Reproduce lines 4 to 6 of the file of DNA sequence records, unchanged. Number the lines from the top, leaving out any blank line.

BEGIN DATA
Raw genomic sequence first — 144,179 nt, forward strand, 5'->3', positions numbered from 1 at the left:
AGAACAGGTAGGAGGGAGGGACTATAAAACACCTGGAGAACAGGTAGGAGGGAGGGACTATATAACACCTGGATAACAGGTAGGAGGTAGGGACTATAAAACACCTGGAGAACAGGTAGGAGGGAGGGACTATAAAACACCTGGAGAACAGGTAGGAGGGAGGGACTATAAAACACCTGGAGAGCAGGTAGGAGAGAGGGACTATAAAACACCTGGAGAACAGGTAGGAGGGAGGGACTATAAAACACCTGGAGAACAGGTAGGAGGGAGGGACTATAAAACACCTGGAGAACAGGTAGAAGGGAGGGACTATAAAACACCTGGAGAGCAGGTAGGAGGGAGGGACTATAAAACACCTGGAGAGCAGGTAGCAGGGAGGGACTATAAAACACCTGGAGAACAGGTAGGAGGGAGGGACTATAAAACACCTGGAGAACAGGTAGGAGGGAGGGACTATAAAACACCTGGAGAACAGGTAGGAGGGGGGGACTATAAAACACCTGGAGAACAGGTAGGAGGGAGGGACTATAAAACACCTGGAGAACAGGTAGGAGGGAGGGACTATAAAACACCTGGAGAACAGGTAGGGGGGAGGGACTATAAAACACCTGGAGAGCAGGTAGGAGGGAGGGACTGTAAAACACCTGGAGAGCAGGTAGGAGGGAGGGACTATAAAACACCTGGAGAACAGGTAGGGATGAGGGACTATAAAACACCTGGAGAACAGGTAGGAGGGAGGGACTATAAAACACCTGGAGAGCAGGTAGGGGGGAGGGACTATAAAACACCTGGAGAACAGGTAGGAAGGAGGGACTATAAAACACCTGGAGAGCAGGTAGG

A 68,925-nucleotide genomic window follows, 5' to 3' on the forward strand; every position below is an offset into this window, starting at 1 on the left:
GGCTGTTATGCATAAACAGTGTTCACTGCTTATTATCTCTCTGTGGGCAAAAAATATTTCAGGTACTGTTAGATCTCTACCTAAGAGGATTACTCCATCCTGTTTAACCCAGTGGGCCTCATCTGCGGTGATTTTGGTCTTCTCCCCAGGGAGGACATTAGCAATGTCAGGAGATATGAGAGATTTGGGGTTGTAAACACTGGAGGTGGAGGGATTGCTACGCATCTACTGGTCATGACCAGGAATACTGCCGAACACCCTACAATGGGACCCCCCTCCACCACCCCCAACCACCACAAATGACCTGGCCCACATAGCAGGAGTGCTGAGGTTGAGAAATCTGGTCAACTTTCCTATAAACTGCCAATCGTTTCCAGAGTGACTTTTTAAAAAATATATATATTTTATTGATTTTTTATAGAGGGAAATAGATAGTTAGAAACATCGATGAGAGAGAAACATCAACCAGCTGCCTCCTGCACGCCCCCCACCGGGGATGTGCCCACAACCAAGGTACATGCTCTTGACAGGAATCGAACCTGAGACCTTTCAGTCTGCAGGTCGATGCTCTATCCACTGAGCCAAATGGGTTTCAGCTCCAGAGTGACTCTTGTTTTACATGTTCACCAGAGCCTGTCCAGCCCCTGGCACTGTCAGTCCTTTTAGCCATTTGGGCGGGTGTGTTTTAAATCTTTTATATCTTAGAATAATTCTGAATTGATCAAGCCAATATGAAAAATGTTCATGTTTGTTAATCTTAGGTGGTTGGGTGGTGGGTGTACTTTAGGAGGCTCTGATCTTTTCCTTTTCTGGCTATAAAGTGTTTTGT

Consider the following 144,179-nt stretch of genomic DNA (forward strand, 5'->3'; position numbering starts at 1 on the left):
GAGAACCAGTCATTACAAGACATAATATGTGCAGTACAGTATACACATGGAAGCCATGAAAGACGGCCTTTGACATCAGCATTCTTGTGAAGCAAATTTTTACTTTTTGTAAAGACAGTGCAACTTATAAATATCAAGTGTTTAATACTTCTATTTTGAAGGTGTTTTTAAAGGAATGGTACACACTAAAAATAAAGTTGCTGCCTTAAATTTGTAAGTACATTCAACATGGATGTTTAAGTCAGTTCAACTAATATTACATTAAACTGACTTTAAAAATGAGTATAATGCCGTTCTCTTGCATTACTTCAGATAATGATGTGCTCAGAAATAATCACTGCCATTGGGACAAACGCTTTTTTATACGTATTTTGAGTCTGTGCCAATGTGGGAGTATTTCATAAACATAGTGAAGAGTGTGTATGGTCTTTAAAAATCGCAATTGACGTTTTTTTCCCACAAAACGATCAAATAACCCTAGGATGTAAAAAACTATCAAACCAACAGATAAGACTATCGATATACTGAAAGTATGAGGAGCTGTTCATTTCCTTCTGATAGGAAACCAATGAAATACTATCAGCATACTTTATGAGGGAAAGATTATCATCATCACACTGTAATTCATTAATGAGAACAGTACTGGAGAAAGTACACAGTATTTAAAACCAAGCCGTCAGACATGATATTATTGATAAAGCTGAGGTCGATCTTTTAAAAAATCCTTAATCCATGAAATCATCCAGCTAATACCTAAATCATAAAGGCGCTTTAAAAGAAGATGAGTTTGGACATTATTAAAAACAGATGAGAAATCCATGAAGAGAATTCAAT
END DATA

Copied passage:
GGCTGTTATGCATAAACAGTGTTCACTGCTTATTATCTCTCTGTGGGCAAAAAATATTTCAGGTACTGTTAGATCTCTACCTAAGAGGATTACTCCATCCTGTTTAACCCAGTGGGCCTCATCTGCGGTGATTTTGGTCTTCTCCCCAGGGAGGACATTAGCAATGTCAGGAGATATGAGAGATTTGGGGTTGTAAACACTGGAGGTGGAGGGATTGCTACGCATCTACTGGTCATGACCAGGAATACTGCCGAACACCCTACAATGGGACCCCCCTCCACCACCCCCAACCACCACAAATGACCTGGCCCACATAGCAGGAGTGCTGAGGTTGAGAAATCTGGTCAACTTTCCTATAAACTGCCAATCGTTTCCAGAGTGACTTTTTAAAAAATATATATATTTTATTGATTTTTTATAGAGGGAAATAGATAGTTAGAAACATCGATGAGAGAGAAACATCAACCAGCTGCCTCCTGCACGCCCCCCACCGGGGATGTGCCCACAACCAAGGTACATGCTCTTGACAGGAATCGAACCTGAGACCTTTCAGTCTGCAGGTCGATGCTCTATCCACTGAGCCAAATGGGTTTCAGCTCCAGAGTGACTCTTGTTTTACATGTTCACCAGAGCCTGTCCAGCCCCTGGCACTGTCAGTCCTTTTAGCCATTTGGGCGGGTGTGTTTTAAATCTTTTATATCTTAGAATAATTCTGAATTGATCAAGCCAATATGAAAAATGTTCATGTTTGTTAATCTTAGGTGGTTGGGTGGTGGGTGTACTTTAGGAGGCTCTGATCTTTTCCTTTTCTGGCTATAAAGTGTTTTGT

Consider the following 144,179-nt stretch of genomic DNA (forward strand, 5'->3'; position numbering starts at 1 on the left):
GAGAACCAGTCATTACAAGACATAATATGTGCAGTACAGTATACACATGGAAGCCATGAAAGACGGCCTTTGACATCAGCATTCTTGTGAAGCAAATTTTTACTTTTTGTAAAGACAGTGCAACTTATAAATATCAAGTGTTTAATACTTCTATTTTGAAGGTGTTTTTAAAGGAATGGTACACACTAAAAATAAAGTTGCTGCCTTAAATTTGTAAGTACATTCAACATGGATGTTTAAGTCAGTTCAACTAATATTACATTAAACTGACTTTAAAAATGAGTATAATGCCGTTCTCTTGCATTACTTCAGATAATGATGTGCTCAGAAATAATCACTGCCATTGGGACAAACGCTTTTTTATACGTATTTTGAGTCTGTGCCAATGTGGGAGTATTTCATAAACATAGTGAAGAGTGTGTATGGTCTTTAAAAATCGCAATTGACGTTTTTTTCCCACAAAACGATCAAATAACCCTAGGATGTAAAAAACTATCAAACCAACAGATAAGACTATCGATATACTGAAAGTATGAGGAGCTGTTCATTTCCTTCTGATAGGAAACCAATGAAATACTATCAGCATACTTTATGAGGGAAAGATTATCATCATCACACTGTAATTCATTAATGAGAACAGTACTGGAGAAAGTACACAGTATTTAAAACCAAGCCGTCAGACATGATATTATTGATAAAGCTGAGGTCGATCTTTTAAAAAATCCTTAATCCATGAAATCATCCAGCTAATACCTAAATCATAAAGGCGCTTTAAAAGAAGATGAGTTTGGACATTATTAAAAACAGATGAGAAATCCATGAAGAGAATTCAAT